In a paper published in the prestigious journal Physical Review X, Professor Howard Wiseman and Dr Michael Hall from Griffith’s Centre for Quantum Dynamics, and Dr Dirk-Andre Deckert from the University of California, take interacting parallel worlds out of the realm of science fiction and into that of hard science.

The team proposes that parallel universes really exist, and that they interact. That is, rather than evolving independently, nearby worlds influence one another by a subtle force of repulsion. They show that such an interaction could explain everything that is bizarre about quantum mechanics

Quantum theory is needed to explain how the universe works at the microscopic scale, and is believed to apply to all matter. But it is notoriously difficult to fathom, exhibiting weird phenomena which seem to violate the laws of cause and effect.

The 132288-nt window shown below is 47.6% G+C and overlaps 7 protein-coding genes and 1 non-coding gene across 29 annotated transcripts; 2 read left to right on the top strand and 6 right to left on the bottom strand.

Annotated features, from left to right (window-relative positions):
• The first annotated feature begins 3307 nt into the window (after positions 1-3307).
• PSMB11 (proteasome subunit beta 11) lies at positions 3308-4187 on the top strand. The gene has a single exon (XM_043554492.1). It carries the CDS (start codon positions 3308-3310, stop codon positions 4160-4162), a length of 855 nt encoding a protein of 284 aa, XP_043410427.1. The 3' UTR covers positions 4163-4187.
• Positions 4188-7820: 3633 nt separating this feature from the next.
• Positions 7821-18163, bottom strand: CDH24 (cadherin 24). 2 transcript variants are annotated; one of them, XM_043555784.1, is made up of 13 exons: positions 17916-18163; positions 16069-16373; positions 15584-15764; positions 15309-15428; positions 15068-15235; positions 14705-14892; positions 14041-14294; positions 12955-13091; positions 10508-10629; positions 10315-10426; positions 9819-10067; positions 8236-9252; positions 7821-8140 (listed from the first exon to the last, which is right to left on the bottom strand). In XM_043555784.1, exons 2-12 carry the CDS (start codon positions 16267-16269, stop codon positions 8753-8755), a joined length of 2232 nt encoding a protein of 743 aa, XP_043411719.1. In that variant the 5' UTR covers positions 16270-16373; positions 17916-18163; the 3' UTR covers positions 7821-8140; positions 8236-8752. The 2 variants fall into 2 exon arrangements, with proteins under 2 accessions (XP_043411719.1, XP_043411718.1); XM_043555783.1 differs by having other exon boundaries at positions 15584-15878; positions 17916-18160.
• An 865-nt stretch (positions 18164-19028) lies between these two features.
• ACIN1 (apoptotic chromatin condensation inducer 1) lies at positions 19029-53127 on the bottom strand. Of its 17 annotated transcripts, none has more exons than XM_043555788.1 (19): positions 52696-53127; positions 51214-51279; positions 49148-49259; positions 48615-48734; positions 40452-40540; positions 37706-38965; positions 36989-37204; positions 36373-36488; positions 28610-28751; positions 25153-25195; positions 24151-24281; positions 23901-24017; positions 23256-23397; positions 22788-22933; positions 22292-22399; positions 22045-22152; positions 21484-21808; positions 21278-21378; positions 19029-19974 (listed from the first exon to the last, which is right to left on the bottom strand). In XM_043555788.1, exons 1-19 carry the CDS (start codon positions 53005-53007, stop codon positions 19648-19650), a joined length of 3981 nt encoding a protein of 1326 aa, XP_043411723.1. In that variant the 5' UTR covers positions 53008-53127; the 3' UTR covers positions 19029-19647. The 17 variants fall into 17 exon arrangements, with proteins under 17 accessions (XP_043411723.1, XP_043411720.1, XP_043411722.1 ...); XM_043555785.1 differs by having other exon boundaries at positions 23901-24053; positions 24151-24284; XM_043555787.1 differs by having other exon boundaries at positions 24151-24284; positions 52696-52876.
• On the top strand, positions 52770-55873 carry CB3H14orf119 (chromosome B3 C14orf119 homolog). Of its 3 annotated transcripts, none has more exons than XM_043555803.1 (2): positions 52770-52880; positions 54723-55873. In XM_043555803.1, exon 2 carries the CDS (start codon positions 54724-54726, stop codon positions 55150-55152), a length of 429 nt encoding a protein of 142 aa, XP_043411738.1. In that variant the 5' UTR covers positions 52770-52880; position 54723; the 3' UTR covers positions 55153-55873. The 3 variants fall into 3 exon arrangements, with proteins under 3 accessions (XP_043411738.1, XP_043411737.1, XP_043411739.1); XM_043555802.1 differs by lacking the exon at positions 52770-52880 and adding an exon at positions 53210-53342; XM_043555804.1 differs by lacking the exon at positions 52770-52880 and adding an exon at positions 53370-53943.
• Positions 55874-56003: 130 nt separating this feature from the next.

As the eminent American theoretical physicist Richard Feynman once noted: “I think I can safely say that nobody understands quantum mechanics.”

However, the “Many-Interacting Worlds” approach developed at Griffith University provides a new and daring perspective on this baffling field.

“The idea of parallel universes in quantum mechanics has been around since 1957,” says Professor Wiseman.

“In the well-known “Many-Worlds Interpretation”, each universe branches into a bunch of new universes every time a quantum measurement is made. All possibilities are therefore realised – in some universes the dinosaur-killing asteroid missed Earth. In others, Australia was colonised by the Portuguese.

“But critics question the reality of these other universes, since they do not influence our universe at all. On this score, our “Many Interacting Worlds” approach is completely different, as its name implies.”